Print This
Email This
Download This

Columbia River Gorge National Scenic Area

Established by Congress in 1986, the Columbia River Gorge National Scenic Area extends eighty-five miles along both sides of  the Columbia River, from the Sandy River to the Deschutes River, and extends between one and four miles from the river in Oregon and Washington. 

The legislation provided protection for the scenic and natural resources of the Columbia River Gorge, which is a source of hydroelectric power (from Bonneville and The Dalles dams) and a continental transportation corridor (two major railroads, barge navigation, and Interstate-84). The Scenic Area abuts the Portland-Vancouver metropolitan area and includes long-established towns that developed around agriculture and logging. Approximately 55,000 people lived within the boundaries of the Scenic Area in the early twenty-first century.

With support from Senator Mark Hatfield, the National Scenic Act was most vigorously advocated by Nancy Russell and the Friends of the Columbia Gorge. The motivation of the Friends was to protect scenery and natural systems from Portland-Vancouver suburban sprawl and from scattershot proliferation of second homes. To gain passage, however, the legislation had to acknowledge the importance of preserving a vital Gorge economy.

As a result, the legislation is a balancing act that tries to preserve and enhance natural and scenic values while protecting the livelihoods of residents. Its two goals read as follows:

"(1) Protect and provide for the enhancement of the scenic, cultural, recreational, and natural resources of the Columbia River Gorge.

"(2) Protect and support the economy of the Gorge by encouraging growth to occur in existing urban areas and by allowing future economic development that is consistent with paragraph 1."

The legislation divides the Gorge into three categories: 115,100 acres of Special Management Areas, where little development is allowed (mostly federal land); 149,004 acres of General Management Areas (largely private land); and 28,511 acres in thirteen Urban Areas. Urban Areas are exempt from the legislation, with land-use decisions remaining under local control. The Urban Areas in Oregon are Cascade Locks, Hood River, Mosier, and The Dalles.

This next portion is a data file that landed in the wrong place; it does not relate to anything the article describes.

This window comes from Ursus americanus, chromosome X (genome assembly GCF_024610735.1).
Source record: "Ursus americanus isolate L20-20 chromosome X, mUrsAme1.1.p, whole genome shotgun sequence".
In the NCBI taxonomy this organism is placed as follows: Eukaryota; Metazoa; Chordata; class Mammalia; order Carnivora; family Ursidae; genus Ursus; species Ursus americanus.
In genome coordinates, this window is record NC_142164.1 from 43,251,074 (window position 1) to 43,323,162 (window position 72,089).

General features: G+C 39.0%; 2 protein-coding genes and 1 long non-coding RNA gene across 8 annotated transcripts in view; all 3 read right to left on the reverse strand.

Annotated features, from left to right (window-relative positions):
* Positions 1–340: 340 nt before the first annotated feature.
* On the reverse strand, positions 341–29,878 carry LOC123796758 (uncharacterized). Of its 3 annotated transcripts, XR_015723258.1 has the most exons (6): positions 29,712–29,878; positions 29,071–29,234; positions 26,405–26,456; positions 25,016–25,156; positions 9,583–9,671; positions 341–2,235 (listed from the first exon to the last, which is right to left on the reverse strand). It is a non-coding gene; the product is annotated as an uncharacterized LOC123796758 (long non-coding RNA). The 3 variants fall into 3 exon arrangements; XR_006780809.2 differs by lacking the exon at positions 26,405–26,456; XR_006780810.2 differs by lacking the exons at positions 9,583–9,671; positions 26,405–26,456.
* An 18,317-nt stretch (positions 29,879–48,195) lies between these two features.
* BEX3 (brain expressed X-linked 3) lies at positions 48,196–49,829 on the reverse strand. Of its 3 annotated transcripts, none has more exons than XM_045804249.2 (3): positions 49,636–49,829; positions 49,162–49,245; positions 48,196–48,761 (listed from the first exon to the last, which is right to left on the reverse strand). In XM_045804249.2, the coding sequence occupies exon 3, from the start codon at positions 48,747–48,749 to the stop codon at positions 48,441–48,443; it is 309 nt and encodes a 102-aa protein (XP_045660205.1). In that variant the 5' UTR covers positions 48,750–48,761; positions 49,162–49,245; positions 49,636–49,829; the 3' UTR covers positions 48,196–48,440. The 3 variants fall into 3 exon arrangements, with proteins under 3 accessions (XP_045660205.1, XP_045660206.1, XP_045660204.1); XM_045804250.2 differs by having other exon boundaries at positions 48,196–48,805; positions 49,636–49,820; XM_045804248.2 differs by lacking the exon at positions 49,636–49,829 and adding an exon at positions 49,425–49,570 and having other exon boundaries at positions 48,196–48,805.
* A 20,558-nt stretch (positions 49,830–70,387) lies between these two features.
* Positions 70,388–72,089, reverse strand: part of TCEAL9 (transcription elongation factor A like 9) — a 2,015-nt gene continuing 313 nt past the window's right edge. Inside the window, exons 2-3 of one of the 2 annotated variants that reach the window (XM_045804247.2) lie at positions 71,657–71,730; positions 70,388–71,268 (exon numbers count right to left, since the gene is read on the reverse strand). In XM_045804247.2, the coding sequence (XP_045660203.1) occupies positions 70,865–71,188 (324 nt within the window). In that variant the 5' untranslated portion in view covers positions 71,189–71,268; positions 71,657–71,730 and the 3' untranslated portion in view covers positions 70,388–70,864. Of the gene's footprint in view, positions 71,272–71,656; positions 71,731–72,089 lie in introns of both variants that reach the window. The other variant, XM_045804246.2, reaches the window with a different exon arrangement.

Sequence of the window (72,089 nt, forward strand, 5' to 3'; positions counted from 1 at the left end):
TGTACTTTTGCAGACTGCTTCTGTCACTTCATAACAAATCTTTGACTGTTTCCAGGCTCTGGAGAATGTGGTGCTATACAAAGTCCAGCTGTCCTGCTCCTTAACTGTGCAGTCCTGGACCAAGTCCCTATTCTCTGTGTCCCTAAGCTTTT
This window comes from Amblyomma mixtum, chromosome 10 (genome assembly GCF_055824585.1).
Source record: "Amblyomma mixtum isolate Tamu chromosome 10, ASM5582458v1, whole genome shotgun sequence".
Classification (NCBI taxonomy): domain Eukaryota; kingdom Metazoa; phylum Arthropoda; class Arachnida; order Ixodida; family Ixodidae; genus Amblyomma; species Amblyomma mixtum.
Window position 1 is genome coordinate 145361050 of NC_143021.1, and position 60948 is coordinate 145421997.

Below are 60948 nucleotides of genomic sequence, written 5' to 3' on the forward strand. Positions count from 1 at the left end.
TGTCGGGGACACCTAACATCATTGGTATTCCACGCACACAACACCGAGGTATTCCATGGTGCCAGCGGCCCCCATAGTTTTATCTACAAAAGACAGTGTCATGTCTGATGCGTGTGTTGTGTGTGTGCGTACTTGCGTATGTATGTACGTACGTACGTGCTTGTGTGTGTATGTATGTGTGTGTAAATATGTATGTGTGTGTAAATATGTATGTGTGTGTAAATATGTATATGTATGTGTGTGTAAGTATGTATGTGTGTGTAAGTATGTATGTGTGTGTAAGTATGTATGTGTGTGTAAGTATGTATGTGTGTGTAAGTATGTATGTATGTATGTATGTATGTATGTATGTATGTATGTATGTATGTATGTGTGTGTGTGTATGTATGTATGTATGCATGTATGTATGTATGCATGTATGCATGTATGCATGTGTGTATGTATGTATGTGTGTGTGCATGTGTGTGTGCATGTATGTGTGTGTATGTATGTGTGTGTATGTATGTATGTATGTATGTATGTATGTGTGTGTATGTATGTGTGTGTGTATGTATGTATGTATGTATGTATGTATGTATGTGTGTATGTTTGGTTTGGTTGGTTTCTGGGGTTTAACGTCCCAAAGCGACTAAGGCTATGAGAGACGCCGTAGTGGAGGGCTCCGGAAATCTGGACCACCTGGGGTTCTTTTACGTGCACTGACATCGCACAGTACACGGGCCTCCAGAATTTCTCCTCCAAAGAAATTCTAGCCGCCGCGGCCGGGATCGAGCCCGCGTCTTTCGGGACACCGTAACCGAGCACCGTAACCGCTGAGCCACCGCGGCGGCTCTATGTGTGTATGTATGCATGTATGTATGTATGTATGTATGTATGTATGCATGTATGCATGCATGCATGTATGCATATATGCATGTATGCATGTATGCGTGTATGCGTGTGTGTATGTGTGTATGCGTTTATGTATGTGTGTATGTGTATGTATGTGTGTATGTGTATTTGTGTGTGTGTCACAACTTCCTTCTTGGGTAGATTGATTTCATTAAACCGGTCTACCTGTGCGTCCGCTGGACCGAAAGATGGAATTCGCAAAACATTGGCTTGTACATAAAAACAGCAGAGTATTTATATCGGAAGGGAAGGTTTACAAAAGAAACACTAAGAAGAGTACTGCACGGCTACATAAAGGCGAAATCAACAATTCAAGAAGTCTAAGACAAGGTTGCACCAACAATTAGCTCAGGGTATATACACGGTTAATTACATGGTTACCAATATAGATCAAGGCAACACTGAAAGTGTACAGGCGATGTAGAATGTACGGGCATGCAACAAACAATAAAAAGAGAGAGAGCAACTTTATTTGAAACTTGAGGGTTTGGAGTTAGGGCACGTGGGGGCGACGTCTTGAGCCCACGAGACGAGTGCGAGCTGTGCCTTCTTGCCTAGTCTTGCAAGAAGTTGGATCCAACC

Multiple partners manage the scenic area. The U.S. Forest Service has responsibility for the Special Management Areas. Four Native American tribes—the Nez Perce, Yakama, Umatilla, and Confederated Tribes of Warm Springs—have an explicit role in identifying historic and cultural resources. A Columbia River Gorge Commission oversees implementation and has responsibility for the General Management Areas.

The Commission is funded in equal amounts by Oregon and Washington, with three members appointed by the governor of Oregon, three by the governor of Washington, and one by each of the six counties that share the Gorge (three in Oregon and three in Washington). The counties are very diverse. Clark and Multnomah counties  are largely metropolitan, with undeveloped eastern edges within the Scenic Area. Hood River and Wasco counties in Oregon have strong agricultural economies and the small cities of Hood River and The Dalles. Skamania and Klickitat counties in Washington have the smallest populations.

The Forest Service and the Gorge Commission worked together to create the Management Plan that was adopted in 1991 and revised in 2004. The plan covers:

(1) land-use designations, using the broad categories of agricultural land, forest land, open space, commercial land, and residential land spelled out in the legislation.

(2) policies for protection and enhancement of scenic, cultural, natural, and recreation resources.

(3) action programs for recreational and economic development, enhancement of Gorge resources, and public education.

(4) administrative roles for the partners in Scenic Area management.

The Management Plan was administered originally by the Forest Service and the Gorge Commission with the expectation that counties would assume implementation within the GMA after adopting suitable ordinances. Five of the six counties did so by the mid-1990s; Klickitat County, Washington, has declined to do so.

The 1986 legislation provided modest appropriations to reduce economic activity in some parts of the Gorge and increase it in others, in effect trying to move employment toward the urban centers. Funds were used for the Skamania Lodge conference center in Stevenson, Washington, the Columbia Gorge Discovery Center in The Dalles, and restoration of segments of the Historic Columbia River Highway for hiking and biking. In contrast, the Forest Service has acquired 31,000 acres of SMA land from willing sellers, reducing the likelihood of recreational development and excessive logging.

Over more than two decades, attitudes toward the Scenic Area have slowly changed. Opinion polls show increasing acceptance of the legislation and its regulations, which now seem a part of the institutional landscape and a tool that Gorge residents can use to help control their own future.

Written by:Carl Abbott

Further Reading:

Abbott, Carl, Sy Adler, and Margery Post Abbott. Planning a New West: The Columbia River Gorge National Scenic Area. Corvallis: Oregon State University Press, 1997.

Bowen Blair, Jr., "The Columbia River Gorge National Scenic Area: The Act, Its Genesis, and Legislative History," Environmental Law, 17 (1986-87): 863-969.

Williams, Chuck. Bridge of the Gods, Mountains of Fire: A Return to the Columbia Gorge. New York: Friends of the Earth, 1980.

Oregon Encyclopedia - Oregon History and Culture

Copyright © 2008-2014 Portland State University